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No consensus yet.
All Critics (15)
| Top Critics (9)
| Fresh (11)
| Rotten (4)
The film is at its best when Vargas, like a good journalist, probes the subject of immigration and talks to people about their experiences and opinions.
As agenda-driven as "Documented" is, it also is a deeply engrossing self-portrait. If 11 million undocumented Americans are a statistic, one, if shown in the right light, is a tragedy.
The best moments come when Vargas engages "regular" Americans in conversation, letting them know that he was brought here as a child...and that he has paid his taxes to boot.
His advocacy is meant to serve primarily him.
"Documented" is obviously a bit of advocacy filmmaking, which is fine, but most of the time it's not compelling enough to reach beyond the converted.
Vargas's deep and personal investment in immigration reform, combined with his obvious love of the public eye, would suggest a natural career path for him, one that crystallizes in the movie as he testifies before the Senate judiciary committee.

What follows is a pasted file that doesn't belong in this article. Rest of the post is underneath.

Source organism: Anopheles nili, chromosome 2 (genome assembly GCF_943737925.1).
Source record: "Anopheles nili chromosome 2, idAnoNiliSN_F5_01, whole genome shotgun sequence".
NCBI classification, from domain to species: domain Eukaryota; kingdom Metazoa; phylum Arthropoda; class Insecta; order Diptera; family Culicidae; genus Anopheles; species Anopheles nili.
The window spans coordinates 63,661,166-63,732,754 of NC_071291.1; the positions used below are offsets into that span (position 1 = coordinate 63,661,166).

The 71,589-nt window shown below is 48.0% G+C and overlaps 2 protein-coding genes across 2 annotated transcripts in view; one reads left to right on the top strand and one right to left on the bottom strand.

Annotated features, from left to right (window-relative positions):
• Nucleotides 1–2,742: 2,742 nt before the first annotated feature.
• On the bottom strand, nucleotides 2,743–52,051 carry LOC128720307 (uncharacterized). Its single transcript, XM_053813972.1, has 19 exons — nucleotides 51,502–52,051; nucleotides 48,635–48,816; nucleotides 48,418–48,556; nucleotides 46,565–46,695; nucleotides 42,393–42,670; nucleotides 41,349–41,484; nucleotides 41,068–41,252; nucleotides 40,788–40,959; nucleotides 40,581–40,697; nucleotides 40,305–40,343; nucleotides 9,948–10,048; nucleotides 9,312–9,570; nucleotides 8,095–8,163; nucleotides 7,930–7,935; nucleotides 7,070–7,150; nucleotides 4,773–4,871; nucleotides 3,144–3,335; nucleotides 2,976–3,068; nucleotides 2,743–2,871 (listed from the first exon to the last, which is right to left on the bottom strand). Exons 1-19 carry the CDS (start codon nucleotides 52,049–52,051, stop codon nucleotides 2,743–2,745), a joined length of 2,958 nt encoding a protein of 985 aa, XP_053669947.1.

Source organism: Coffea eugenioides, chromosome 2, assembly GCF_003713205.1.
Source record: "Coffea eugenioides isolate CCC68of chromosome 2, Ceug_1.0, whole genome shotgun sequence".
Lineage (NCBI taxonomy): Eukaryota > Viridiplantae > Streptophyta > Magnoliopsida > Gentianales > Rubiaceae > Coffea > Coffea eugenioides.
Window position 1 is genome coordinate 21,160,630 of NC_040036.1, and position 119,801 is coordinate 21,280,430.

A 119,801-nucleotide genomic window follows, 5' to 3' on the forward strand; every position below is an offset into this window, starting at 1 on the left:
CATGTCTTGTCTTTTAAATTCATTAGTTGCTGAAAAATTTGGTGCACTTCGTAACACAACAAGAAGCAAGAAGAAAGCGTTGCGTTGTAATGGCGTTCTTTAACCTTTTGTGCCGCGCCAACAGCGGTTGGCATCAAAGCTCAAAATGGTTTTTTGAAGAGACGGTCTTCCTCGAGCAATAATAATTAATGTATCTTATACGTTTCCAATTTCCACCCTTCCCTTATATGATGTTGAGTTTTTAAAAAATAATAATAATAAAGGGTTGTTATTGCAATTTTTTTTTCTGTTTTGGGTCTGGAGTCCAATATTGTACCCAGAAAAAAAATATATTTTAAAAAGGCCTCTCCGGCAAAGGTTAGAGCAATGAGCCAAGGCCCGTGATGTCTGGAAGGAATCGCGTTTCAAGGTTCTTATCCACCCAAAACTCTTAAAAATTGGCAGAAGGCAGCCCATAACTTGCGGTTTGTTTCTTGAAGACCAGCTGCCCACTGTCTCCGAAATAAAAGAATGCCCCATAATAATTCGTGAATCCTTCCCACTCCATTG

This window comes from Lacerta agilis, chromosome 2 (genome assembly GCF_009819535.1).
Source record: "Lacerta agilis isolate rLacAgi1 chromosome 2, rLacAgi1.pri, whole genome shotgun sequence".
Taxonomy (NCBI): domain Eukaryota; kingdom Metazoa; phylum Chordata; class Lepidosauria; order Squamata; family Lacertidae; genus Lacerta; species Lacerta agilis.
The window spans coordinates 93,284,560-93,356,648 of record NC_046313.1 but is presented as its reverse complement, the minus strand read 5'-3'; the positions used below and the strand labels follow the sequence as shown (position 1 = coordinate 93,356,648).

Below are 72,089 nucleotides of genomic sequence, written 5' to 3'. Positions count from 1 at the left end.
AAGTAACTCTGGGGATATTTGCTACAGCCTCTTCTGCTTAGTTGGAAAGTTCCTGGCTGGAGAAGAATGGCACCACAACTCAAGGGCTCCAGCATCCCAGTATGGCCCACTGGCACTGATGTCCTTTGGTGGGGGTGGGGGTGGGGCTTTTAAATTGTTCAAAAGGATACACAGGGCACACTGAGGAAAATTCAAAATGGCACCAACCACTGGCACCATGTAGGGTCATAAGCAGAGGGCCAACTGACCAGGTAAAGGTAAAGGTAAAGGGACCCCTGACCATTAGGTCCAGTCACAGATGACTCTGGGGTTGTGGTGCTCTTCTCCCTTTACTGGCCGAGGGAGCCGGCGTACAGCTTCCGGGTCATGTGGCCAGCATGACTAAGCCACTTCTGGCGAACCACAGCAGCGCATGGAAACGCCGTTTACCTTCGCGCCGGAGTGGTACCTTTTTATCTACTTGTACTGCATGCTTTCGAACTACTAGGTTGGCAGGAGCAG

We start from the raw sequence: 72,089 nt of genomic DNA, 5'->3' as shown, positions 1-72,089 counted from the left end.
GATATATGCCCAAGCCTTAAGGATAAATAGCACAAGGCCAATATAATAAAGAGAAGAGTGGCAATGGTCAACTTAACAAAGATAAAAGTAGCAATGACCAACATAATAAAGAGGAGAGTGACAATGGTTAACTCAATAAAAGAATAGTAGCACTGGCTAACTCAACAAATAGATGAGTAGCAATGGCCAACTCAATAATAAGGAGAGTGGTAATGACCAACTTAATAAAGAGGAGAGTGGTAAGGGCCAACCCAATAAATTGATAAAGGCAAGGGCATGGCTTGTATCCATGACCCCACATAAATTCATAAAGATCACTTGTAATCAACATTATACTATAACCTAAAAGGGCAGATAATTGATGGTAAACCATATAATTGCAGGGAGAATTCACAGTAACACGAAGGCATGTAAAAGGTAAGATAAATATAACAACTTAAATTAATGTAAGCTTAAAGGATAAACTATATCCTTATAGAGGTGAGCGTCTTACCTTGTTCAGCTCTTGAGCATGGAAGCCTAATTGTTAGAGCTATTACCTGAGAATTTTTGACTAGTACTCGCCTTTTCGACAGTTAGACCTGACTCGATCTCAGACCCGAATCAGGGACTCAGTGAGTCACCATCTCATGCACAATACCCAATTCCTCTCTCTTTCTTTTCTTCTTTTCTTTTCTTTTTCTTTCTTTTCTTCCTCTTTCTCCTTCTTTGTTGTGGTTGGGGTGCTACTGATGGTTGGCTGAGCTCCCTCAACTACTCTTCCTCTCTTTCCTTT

An engaging documentary...Documented also explores Vargas's painful relationship with his mother.
We come to the realization that some of the best people in the US don't have papers.
While bogged down in questionable choices, this film manages to be an effective self-portrait of the dilemma faced by millions of undocumented immigrants in America today.
No matter which side of the aisle - or the fence, I guess - you sit on in terms of the immigration issue, any time this discussion is humanized is a good one.
Living a Lie
[Vargas'] story can have no happy ending, absent from political change-which is why, whatever its faults, the documentary is so effective.
I appreciated this film immensely. My only criticism is that it's only making a case for the immigrant who "did now know he/she was undocumented" and leaves out the rest. I found the parts relating to his mother to be truly poignant.
Documented fearlessly exhibits how even the best people in America cannot legally call themselves Americans. Aside from being a brilliant cinematic piece, Documented is an important testament of how citizenship must be a lot more than mere papers.
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